612 or alimony should be reduced or terminated because of the
613 obligor’s voluntary retirement, the court shall give
614 consideration to, and make written findings of fact regarding
615 the following factors:
616 a. The age and health of the obligor.
617 b. The nature and type of work performed by the obligor.
618 c. The customary age of retirement in the obligor’s
620 d. The obligor’s motivation for retirement and likelihood
621 of returning to work.
622 e. The needs of the obligee and the ability of the obligee
623 to contribute toward his or her own basic needs.
624 f. The economic impact that a termination or reduction of
625 alimony would have on the obligee.
626 g. All assets of the obligee and the obligor accumulated or
627 acquired prior to the marriage, during the marriage, or
628 following the entry of the final judgment as well as the obligor
629 and obligee’s respective roles in the wasteful depletion of any
630 marital assets received by him or her at the time of the entry
631 of the final judgment.
632 h. The income of the obligee and the obligor earned during
633 the marriage or following the entry of the final judgment.
634 i. The social security benefits, retirement plan benefits,
635 or pension benefits payable to the obligor and the obligee
636 following the final judgment of dissolution.
637 j. The obligor’s compliance, in whole or in part, with the
638 existing alimony obligation.
639 3. In reasonable anticipation of retirement, but not more
640 than 6 months before retirement, the obligor may file a petition
641 for modification of his or her support, maintenance, or alimony
642 obligation, which shall be effective upon his or her reasonable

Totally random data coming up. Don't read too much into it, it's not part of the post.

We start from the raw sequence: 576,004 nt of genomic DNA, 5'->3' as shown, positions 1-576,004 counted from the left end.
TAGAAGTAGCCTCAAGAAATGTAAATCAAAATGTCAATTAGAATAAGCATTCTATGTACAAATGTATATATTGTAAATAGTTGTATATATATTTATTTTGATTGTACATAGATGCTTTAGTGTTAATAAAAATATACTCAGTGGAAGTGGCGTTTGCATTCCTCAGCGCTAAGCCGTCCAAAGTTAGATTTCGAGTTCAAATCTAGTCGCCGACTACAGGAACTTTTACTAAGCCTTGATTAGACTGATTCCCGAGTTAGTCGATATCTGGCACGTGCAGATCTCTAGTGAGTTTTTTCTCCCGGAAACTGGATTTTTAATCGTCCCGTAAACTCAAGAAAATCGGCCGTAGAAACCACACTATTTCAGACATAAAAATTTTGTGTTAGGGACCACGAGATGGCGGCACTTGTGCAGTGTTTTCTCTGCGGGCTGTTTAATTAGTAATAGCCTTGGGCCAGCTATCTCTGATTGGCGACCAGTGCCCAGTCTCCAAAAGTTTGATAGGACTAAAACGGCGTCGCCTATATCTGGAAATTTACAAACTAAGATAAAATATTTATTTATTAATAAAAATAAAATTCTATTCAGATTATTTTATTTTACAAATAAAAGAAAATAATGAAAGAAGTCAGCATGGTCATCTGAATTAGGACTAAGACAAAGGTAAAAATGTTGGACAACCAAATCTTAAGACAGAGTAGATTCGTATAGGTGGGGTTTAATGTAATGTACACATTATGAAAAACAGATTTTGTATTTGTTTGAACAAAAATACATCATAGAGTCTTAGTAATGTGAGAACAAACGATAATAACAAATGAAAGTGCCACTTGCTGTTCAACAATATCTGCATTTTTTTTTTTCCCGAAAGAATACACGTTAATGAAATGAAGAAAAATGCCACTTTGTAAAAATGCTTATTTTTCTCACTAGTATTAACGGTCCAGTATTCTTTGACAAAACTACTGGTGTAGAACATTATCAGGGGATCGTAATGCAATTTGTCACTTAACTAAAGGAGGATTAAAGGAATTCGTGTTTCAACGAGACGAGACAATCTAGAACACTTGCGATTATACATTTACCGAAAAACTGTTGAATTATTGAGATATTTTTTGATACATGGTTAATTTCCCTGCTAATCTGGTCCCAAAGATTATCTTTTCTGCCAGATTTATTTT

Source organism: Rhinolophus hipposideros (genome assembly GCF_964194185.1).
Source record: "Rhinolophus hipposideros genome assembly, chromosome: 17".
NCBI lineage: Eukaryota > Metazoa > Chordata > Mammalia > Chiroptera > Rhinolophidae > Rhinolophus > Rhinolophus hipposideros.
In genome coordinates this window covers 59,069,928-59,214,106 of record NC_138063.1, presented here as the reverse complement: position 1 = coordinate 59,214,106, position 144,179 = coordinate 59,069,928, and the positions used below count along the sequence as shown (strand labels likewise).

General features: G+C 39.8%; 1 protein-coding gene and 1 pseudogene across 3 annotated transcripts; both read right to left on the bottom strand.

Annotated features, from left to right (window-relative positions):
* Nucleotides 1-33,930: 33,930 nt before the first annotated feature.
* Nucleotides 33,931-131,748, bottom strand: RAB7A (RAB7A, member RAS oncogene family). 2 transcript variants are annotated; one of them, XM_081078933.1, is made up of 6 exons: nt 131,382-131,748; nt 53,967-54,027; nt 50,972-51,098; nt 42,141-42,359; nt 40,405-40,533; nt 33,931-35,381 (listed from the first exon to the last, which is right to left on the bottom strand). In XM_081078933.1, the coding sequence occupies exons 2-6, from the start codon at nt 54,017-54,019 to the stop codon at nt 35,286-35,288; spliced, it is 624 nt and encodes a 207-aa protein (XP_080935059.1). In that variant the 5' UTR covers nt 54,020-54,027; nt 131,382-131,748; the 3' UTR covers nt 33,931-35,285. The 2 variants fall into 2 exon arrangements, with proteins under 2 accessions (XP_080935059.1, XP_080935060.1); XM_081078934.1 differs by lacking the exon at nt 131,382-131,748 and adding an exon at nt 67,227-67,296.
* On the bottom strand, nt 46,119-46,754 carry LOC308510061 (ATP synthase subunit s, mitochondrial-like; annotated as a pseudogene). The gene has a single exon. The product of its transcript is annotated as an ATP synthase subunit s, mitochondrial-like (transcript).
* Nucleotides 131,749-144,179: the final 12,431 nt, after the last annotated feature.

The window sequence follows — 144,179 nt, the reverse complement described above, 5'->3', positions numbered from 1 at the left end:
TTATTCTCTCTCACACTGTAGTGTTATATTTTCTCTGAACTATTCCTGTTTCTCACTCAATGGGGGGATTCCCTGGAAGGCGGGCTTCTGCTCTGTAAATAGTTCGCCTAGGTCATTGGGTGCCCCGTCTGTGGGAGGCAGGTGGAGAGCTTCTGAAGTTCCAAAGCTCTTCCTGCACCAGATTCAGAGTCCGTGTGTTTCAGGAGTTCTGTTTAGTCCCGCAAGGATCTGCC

643 and voluntary retirement as determined by the court pursuant to
644 the factors in subparagraph 2. The court shall give
645 consideration to, and make written findings of fact regarding,
646 the factors in subparagraph 2. and s. 61.08(3) when granting or
647 denying the obligor’s petition for modification; when
648 confirming, reducing, or terminating the obligor’s alimony
649 obligation; and when granting or denying any request for
650 modification, the date of filing of the obligor’s modification
651 petition, or other date post-filing as equity requires, giving
652 due regard and consideration to the changed circumstances or the
653 financial ability of the parties.
654 Section 4. Paragraph (f) of subsection (3) of section
655 741.0306, Florida Statutes, is amended to read:
656 741.0306 Creation of a family law handbook.—
657 (3) The information contained in the handbook or other
658 electronic media presentation may be reviewed and updated
659 annually, and may include, but need not be limited to:
660 (f) Alimony, including temporary, durational, permanent
661 rehabilitative, and lump sum.
662 Section 5. This act shall take effect July 1, 2023.